One of the realizations I came to fairly early in my career of researching the origins of aikido is the fact that few teachers of aikido today are aware of the specifics of the Founder’s art. More so than Morihei Ueshiba, aikido pioneers in the postwar era such as Kenji Tomiki, Gozo Shioda, Kisshomaru Ueshiba, Koichi Tohei, Morihiro Saito, Seigo Yamaguchi, Michio Hikitsuchi and others are the key figures that have left the strongest imprint on the way the art is practiced today.
Morihei Ueshiba’s teaching methodology that was out of synch with postwar Japanese society, his strong religious orientation, his frequent travels and irregular schedule made it difficult for most of his students to receive in-depth instruction from the Founder. To this can be added the fact that aikido developed and spread in Japan during an era of peace that later blossomed into a time of unprecedented economic prosperity. In such a societal setting devoid of the constant specter of war and a sense of physical danger, aikido training in a period of peace lacked the intensity and focus of the uneasy times of the prewar era. Also, the practice of judo and kendo was widespread before the war and taught in school. This meant that those students who learned from O-Sensei in the prewar era had a much better level of physical and mental preparation when embarking on their training compared to those after the war.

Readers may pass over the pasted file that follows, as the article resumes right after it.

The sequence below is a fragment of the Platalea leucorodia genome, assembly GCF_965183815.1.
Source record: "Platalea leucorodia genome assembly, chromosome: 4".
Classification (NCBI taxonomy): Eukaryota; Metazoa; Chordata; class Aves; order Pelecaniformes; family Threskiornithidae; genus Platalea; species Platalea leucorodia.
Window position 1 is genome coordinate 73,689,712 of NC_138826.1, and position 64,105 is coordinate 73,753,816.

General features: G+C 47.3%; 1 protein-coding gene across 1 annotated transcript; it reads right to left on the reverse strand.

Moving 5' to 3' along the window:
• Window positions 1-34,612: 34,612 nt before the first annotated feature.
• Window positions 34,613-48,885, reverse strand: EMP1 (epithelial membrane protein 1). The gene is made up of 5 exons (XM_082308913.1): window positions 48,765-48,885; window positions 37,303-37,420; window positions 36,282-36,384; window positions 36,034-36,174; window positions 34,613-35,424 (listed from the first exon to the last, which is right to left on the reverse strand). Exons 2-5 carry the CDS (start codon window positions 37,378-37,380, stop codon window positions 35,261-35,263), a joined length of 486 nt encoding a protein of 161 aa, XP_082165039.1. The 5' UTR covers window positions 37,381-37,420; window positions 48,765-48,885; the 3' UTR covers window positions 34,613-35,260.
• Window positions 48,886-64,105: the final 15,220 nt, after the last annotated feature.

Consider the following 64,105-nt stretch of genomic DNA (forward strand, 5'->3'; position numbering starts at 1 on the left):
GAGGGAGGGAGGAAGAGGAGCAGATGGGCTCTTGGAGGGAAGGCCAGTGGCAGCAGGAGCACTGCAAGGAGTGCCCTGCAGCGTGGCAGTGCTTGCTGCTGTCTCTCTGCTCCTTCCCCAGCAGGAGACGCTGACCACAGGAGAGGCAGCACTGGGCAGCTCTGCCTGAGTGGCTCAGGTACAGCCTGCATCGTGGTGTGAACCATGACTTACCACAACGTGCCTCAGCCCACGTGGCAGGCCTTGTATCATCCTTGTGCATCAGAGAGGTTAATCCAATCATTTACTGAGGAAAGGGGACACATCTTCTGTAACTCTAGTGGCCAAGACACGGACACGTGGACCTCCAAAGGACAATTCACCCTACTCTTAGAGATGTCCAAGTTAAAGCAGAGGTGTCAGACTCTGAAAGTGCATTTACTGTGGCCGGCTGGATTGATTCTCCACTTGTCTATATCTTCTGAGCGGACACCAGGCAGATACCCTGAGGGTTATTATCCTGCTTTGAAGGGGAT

To be sure, there have been some excellent technicians and inspiring teachers during aikido’s early years of growth starting in the 1950s. There have been those, too, who have spoken of the moral dimension of aikido and its role as a vehicle for the betterment of individuals and society. Nonetheless, the hyperawareness, sharpness, and unbridled exuberance displayed by the Founder while demonstrating his art can hardly be seen anywhere. In a similar vein, the Founder’s religious perspective and view of himself as an instrument of the “kami” whose purpose is to realize peace and brotherhood on earth is too grandiose a vision for most aikido teachers who see themselves mainly as providing self-defense and exercise training for the public.